It offers features such as motion-path smoothing, ramp shapes for acceleration, and constant path speeds, but it also protects the handling device — say from overloads. CMXR interpolates and positions all axes, so it can define the tooling end position in three dimensions. This gives devices the capability to trace contours along a centerline, as is required for bonding, laser welding, and water-jet cutting. The CMXR is the interface to the master controllers, as well as to valve terminals, servoaxis motor controllers, and vision systems.

Rapid manufacturing
A particular challenge for Festo’s engineers was how to efficiently manufacture the precise geometric structure of the pneumatic actuators and grippers. And, in fact, “this completely new handling concept is only made possible by rapid-manufacturing technology,” explains Klaus Müller-Lohmeier, head of Advanced Prototyping Technology at Festo. “The FinGrippers and other components of the Bionic Handling Assistant are all made by additive manufacturing. Otherwise, they wouldn’t be practical to fabricate,” he explains.

Rapid manufacturing, an offshoot of rapid prototyping, permits efficient “printing” of customized parts. In practice, the 3D CAD model of a component is cut into virtual slices. These slices are then physically built up, layer by layer, using selective laser sintering.

In this process, successive layers of polyamide powder just 0.1-mm thick are applied onto a base platform. Each new layer is fused to the underlying layer by a laser beam, which hardens the powder to form a solid structure. This avoids the expensive molds necessary to produce parts through conventional injection molding.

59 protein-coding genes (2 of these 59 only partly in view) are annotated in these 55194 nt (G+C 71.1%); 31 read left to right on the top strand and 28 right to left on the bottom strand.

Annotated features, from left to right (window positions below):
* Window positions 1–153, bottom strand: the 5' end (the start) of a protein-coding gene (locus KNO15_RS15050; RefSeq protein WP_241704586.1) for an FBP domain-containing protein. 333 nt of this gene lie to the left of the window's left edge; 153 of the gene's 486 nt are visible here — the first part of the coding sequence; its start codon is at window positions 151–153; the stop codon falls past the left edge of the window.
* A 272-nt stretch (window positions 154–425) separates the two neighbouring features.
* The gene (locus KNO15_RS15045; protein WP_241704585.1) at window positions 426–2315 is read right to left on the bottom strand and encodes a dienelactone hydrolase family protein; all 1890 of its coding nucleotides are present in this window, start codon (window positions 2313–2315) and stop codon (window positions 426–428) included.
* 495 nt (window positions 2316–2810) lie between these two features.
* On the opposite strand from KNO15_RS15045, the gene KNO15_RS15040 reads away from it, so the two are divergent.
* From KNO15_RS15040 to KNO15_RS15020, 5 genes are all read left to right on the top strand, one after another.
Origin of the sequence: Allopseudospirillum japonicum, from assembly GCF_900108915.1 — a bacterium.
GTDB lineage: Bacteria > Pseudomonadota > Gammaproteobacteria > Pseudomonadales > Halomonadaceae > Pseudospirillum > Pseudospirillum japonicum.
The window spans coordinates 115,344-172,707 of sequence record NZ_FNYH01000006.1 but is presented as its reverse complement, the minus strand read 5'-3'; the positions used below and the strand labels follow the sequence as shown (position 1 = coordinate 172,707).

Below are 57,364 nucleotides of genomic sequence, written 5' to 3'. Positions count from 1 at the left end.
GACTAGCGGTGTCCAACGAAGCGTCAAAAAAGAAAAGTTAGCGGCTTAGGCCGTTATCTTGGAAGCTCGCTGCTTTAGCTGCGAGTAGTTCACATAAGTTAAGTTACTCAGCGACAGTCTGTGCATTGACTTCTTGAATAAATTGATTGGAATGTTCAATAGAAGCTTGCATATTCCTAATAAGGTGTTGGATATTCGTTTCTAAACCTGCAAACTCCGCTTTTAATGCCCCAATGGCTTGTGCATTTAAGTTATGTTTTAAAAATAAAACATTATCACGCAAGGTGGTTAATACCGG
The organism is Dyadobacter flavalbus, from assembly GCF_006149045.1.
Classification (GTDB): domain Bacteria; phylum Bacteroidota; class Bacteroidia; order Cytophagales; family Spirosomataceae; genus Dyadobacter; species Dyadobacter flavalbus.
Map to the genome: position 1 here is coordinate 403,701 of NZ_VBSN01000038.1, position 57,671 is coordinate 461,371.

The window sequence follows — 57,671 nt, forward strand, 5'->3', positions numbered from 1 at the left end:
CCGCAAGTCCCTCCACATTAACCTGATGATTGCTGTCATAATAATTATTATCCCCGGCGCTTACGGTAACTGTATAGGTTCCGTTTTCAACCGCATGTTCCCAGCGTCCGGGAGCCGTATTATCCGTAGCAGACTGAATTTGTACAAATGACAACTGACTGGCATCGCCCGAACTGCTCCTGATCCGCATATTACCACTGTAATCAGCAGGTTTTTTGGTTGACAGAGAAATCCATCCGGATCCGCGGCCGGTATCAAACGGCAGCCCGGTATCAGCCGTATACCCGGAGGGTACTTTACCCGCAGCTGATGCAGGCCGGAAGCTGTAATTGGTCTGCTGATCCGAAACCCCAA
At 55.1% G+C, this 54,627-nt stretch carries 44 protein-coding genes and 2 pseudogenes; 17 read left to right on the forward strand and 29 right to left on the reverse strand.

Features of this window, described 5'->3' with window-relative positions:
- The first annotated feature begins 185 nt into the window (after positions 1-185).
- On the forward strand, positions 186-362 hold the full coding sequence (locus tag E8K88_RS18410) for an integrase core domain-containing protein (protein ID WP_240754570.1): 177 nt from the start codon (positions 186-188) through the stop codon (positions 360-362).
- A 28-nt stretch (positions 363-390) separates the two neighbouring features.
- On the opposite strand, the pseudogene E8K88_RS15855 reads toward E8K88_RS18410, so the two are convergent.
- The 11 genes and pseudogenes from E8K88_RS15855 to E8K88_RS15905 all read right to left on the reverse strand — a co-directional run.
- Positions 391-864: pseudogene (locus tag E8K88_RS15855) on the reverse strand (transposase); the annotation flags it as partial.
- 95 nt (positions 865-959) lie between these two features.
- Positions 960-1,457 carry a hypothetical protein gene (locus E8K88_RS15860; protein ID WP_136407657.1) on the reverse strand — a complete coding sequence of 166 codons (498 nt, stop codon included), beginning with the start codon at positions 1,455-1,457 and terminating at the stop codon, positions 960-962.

The high flexibility, excellent long-term resilience, and low density (0.95 gm/cc) of polyamide make it well suited for the Bionic Handling Assistant, says Festo. The material provides an unprecedented ratio of weight-to-force transmission capacity, a prerequisite for the device’s high performance. For instance, the FinGripper weighs about 90% less than comparable metal grippers, letting it hold and transport workpieces efficiently.

Gentle handling

The Bionic Handling Assistant is currently in its prototype phase, undergoing test and evaluation. A third-generation version is due out early next year. However, the underlying design principles lend themselves to future innovations, says Festo.


Possible applications extend beyond the automated gripping of delicate objects such as fruit, vegetables, eggs, and plants. They might be used to help automate dairy operations or to securely handle medical devices. Support for the physically handicapped and the elderly is another possible application, according to the company.

The FinGrippers, however, are currently in production and being used on more-conventional robots by nearly 20 customers to quickly and reliably handle fruit and pressure-sensitive food.

For instance, the Dutch company Total Systems, a manufacturer of equipment for handling flowers and bulbs, opted for FinGrippers on a machine that sorts bulbs by size and quality — work that was previously done laboriously and less efficiently by hand.

And attempting to move soft, hollow, chocolate eggs with conventional grippers has, in the past, resulted in a significant amount of damage and waste. On a sorting station with FinGrippers, in contrast, the fingers fully enclose the chocolate eggs without crushing them or damaging the aluminium wrapping. The flexible design even lets the fingers grip eggs that are leaning or improperly positioned.

© 2010 Penton Media, Inc.